26. Empirical tests Schwartz and Pitts (1995): study of college women at Ohio University Most likely to be victim: Number of nights go out drinking (suitable target/absence of guardianship) Whether have friends who get women drunk for purpose of having sex (motivated offender) Experiencing uncomfortable advances in bar (suitable target, motivated offenders, absence of capable guardianship)

27. Dangerous Times Nighttime and weekends are the peak times for most violent crimes, property offenses, and public order violations Darkness is a criminogenic condition (fewer people are around, higher rates of drug and alcohol use, greater anonymity)

28. Dangerous places Dangerousness of particular physical locations changes according to crimes Victims’ homes (homicide, assault, sexual offenses) Streets around victim’s homes and deserted areas near parking lots and entertainment establishments (muggers and auto thieves)

29. Dangerous Times and Places for Homicide and Aggravate Assault Homicide Evening hours (6pm-6a.m) (70%) Weekends (39%) Home/residence (35%) Street/alley (39%) Vehicle (10%) Commercial places (6%) Aggravated Assault Evening hours (6p.m. –midnight) (49%) Within 1 mile of residence (54%) Streets/parking lots (34%) In or near victim’s home (28%) Schools (5%) Home of friend/relative/neighbor (9%)

30. Victim profile in homicide and aggravated assault Homicide victims Male (76%) White (50%); African american(48%) 13-24 years old (32%) Same race of victim and offender (89%) Single and never married (54%) Urban resident (54%) Employed (56%) High risk occupations: 1. Taxicab driver and Chauffeurs 2. Police/Law enforcement officials 3. Hotel clerks 4. Garage & service station employee 5. Stock handlers and baggers

31. Sociodemographic Characteristics of Offenders Overrepresented for Each Crime Type

32. Time and Place Elements of Crime Profiles

33. Situational Elements of Crime Profiles

34. Routine Activity Theory Cohen, Felson (195…) “Opportunity makes the thief” RAT argues that when a crime occurs, three things happen at the same time and in the same space: 1. a suitable target is available 2. there is the lack of a suitable guardian to prevent the crime from happening 3. motivated offender is present

35. Routine Activity Theory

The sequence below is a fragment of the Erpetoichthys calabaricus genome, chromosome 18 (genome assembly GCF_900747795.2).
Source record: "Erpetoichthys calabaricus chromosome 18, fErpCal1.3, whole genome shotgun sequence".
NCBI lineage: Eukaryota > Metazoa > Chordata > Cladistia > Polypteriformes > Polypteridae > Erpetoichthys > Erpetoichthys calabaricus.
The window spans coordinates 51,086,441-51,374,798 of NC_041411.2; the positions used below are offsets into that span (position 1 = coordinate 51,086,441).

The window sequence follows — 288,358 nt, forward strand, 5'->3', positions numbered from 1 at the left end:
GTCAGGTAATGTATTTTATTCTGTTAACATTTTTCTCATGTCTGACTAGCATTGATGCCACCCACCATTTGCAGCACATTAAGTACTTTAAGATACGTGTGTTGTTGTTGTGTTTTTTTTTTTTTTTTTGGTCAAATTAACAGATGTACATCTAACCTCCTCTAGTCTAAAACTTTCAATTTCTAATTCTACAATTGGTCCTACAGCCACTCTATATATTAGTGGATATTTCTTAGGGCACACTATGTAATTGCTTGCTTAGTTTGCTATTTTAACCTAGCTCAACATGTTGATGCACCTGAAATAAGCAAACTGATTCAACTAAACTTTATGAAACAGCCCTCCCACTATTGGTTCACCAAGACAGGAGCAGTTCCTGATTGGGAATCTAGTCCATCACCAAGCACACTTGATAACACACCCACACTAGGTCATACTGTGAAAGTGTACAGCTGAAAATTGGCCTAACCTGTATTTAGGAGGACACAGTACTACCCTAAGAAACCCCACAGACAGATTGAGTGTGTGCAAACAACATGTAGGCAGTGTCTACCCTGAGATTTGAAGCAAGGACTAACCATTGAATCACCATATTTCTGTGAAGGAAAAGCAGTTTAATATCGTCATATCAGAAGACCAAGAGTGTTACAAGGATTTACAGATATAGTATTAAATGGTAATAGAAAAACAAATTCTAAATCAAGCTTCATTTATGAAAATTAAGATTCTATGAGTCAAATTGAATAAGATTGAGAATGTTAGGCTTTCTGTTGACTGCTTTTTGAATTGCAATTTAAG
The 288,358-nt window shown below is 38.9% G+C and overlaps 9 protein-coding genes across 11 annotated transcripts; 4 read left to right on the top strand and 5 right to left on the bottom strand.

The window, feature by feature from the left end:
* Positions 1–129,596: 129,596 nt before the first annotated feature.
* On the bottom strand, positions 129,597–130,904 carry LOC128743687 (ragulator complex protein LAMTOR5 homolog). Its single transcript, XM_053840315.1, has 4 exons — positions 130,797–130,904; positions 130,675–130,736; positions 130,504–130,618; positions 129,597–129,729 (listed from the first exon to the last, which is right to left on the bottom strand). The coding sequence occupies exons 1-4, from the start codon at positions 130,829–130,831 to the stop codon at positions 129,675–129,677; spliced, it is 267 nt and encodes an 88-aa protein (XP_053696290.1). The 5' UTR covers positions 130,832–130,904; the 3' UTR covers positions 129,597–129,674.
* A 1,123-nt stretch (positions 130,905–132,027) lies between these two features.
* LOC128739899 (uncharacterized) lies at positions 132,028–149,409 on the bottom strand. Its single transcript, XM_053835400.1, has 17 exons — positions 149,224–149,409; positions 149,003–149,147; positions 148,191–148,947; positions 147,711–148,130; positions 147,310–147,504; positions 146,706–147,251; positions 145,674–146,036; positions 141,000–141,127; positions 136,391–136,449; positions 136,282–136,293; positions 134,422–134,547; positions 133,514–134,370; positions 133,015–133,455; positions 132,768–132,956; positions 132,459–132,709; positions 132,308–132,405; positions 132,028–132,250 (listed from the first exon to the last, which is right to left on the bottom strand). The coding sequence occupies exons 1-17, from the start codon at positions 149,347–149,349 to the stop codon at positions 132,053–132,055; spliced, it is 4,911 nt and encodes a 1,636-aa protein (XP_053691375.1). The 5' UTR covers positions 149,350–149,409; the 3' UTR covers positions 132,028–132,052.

36. A Suitable Target The first condition for crime is that a suitable target must be available There are three major categories of target: a person an object a place

37. Potential Targets Four things make a target suitable to an offender and these use the acronym VIVA: Value. The offenders value the target for what they gain or value the effect they have on it For example, a burglary might occur because the burglar wants the stolen items or wants the money made from selling them Offender might damage a bus stop, because he/she gets satisfaction (value)

38. Potential Targets Inertia. The size or weight of an item can effect how suitable it is. For example, items such as CDs and watches are suitable targets for shoplifters because they are small and portable. Visibility. How visible a target is can affect its suitability. For example, items left in view of a window or someone counting money near a cash point machine are visible targets. Access. If a target is easy to get to, this increases its suitability. So, goods displayed outside shops, or someone walking through a deserted street alone at night are accessible.

39. Absence of a Capable Guardian A capable guardian is anything, either a person or thing, that discourages crime from taking place Police patrols, security guards, Neighbourhood Watch schemes, locks, fences, barriers, lighting, alarm systems, vigilant staff and co-workers, friends A guardian can be present, but ineffective. For example a CCTV camera is not a capable guardian if it is set up or sited wrongly Staff might be present in a shop, but may not have sufficient training or awareness to be an effective deterrent

40. Likely Offenders Gain/Need: poverty, to feed a drug habit, greed. Society/Experience/Environment: living in a culture where crime is acceptable, because of peer pressure, coercion, lack of education, poor employment prospects, envy, as a rebellion against authority. Beliefs: a belief that crime in general or particular crimes aren’t wrong, as a protest on a matter of principle, prejudice against certain minority/ethnic groups.

41. The offender profile in burglary Male (88%) White (68%), African American (30%) <25 years old (64%) Prior arrest record (79%) Prior felony arrest record (68%) Little offense specialization

42. The victim profile in household burglary Highest <19 years old head of household African American/Latino Income<$15,000 Urban resident Renter Six or more people in households Resident for less than 6 months Multifamily unit Lowest 65 or older head of household White/non-Latino Income >$75,000 Rural/Suburban Owner Live alone Residents for more than 5years Single-family unit

43. Household burglary

44. Benett and Wright (1984) Found that burglars use a variety of cues in selecting targets (empirical test of RAT) “Surveillability” refers to the extent to which a house is overseen by neighbors or passerby

45. How to chose a target “Signs of occupancy” (internal lightening, cars in a garage, seeing resident in the house, noise, voices) “Accessibility” refers to easy of entry without detection (alarms, window and door bars, security entrances, etc)

46. Empirical Validity of RAT Sherman (1989) “hot spots” study He focused on “criminology of place” and used Minneapolis police “call data” Most crime reports (calls) came from only 3% of all locations in the city Those places attracted offenders (absence of guardians)

47. Evaluation of RAT RAT is not a theory of criminal behavior, it is a theory of criminal victimization Theory does not explain why some persons are motivated to commit crime Does not explain why informal/formal control exercised to prevent crime It just assumes that informal/formal guardians are not present or able to prevent crime, then crime will occur Theory of common sense (Akers, 2000) Sit at home, watch television, decrease chance of being victimized

48. Policy Implications Situational Crime Prevention: stop crime by preventing the intersection in time and space of offenders and targets that lack guardianship Make target less attractive and offenders will choose not to commit crime